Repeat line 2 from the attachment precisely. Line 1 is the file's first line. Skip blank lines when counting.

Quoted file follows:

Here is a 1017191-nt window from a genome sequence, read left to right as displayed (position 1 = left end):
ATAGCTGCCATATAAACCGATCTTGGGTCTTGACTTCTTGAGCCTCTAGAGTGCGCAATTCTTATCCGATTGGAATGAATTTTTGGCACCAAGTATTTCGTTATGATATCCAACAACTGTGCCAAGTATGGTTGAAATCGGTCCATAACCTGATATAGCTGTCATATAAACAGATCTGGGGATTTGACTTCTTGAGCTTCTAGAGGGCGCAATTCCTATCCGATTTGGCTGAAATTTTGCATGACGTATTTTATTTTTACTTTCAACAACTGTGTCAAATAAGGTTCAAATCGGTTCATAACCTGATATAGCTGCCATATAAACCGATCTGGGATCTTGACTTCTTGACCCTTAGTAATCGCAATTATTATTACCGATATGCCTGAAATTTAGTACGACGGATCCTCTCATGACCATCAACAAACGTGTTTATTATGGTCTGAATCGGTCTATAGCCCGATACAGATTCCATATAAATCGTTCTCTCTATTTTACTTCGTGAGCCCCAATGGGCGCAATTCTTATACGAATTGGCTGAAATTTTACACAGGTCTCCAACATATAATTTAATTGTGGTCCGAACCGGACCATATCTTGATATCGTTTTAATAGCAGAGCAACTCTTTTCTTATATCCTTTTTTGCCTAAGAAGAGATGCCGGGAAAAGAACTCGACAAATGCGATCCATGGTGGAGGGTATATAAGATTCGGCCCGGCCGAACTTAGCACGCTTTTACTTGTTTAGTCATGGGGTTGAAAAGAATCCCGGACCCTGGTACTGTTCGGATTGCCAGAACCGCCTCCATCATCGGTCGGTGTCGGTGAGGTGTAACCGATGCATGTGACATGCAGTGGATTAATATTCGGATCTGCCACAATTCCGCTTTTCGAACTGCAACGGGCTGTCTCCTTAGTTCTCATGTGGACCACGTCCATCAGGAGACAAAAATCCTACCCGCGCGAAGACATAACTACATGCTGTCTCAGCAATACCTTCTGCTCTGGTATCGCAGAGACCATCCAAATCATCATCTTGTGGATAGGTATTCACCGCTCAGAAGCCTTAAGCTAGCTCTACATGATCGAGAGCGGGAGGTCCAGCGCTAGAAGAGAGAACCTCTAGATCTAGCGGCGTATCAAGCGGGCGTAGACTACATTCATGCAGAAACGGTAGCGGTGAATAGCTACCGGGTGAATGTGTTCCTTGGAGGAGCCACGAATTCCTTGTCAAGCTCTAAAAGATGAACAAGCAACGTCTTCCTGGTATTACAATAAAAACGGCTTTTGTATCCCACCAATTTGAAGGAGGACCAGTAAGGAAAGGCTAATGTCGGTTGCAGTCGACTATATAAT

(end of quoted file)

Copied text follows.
ATAGCTGCCATATAAACCGATCTTGGGTCTTGACTTCTTGAGCCTCTAGAGTGCGCAATTCTTATCCGATTGGAATGAATTTTTGGCACCAAGTATTTCGTTATGATATCCAACAACTGTGCCAAGTATGGTTGAAATCGGTCCATAACCTGATATAGCTGTCATATAAACAGATCTGGGGATTTGACTTCTTGAGCTTCTAGAGGGCGCAATTCCTATCCGATTTGGCTGAAATTTTGCATGACGTATTTTATTTTTACTTTCAACAACTGTGTCAAATAAGGTTCAAATCGGTTCATAACCTGATATAGCTGCCATATAAACCGATCTGGGATCTTGACTTCTTGACCCTTAGTAATCGCAATTATTATTACCGATATGCCTGAAATTTAGTACGACGGATCCTCTCATGACCATCAACAAACGTGTTTATTATGGTCTGAATCGGTCTATAGCCCGATACAGATTCCATATAAATCGTTCTCTCTATTTTACTTCGTGAGCCCCAATGGGCGCAATTCTTATACGAATTGGCTGAAATTTTACACAGGTCTCCAACATATAATTTAATTGTGGTCCGAACCGGACCATATCTTGATATCGTTTTAATAGCAGAGCAACTCTTTTCTTATATCCTTTTTTGCCTAAGAAGAGATGCCGGGAAAAGAACTCGACAAATGCGATCCATGGTGGAGGGTATATAAGATTCGGCCCGGCCGAACTTAGCACGCTTTTACTTGTTTAGTCATGGGGTTGAAAAGAATCCCGGACCCTGGTACTGTTCGGATTGCCAGAACCGCCTCCATCATCGGTCGGTGTCGGTGAGGTGTAACCGATGCATGTGACATGCAGTGGATTAATATTCGGATCTGCCACAATTCCGCTTTTCGAACTGCAACGGGCTGTCTCCTTAGTTCTCATGTGGACCACGTCCATCAGGAGACAAAAATCCTACCCGCGCGAAGACATAACTACATGCTGTCTCAGCAATACCTTCTGCTCTGGTATCGCAGAGACCATCCAAATCATCATCTTGTGGATAGGTATTCACCGCTCAGAAGCCTTAAGCTAGCTCTACATGATCGAGAGCGGGAGGTCCAGCGCTAGAAGAGAGAACCTCTAGATCTAGCGGCGTATCAAGCGGGCGTAGACTACATTCATGCAGAAACGGTAGCGGTGAATAGCTACCGGGTGAATGTGTTCCTTGGAGGAGCCACGAATTCCTTGTCAAGCTCTAAAAGATGAACAAGCAACGTCTTCCTGGTATTACAATAAAAACGGCTTTTGTATCCCACCAATTTGAAGGAGGACCAGTAAGGAAAGGCTAATGTCGGTTGCAGTCGACTATATAAT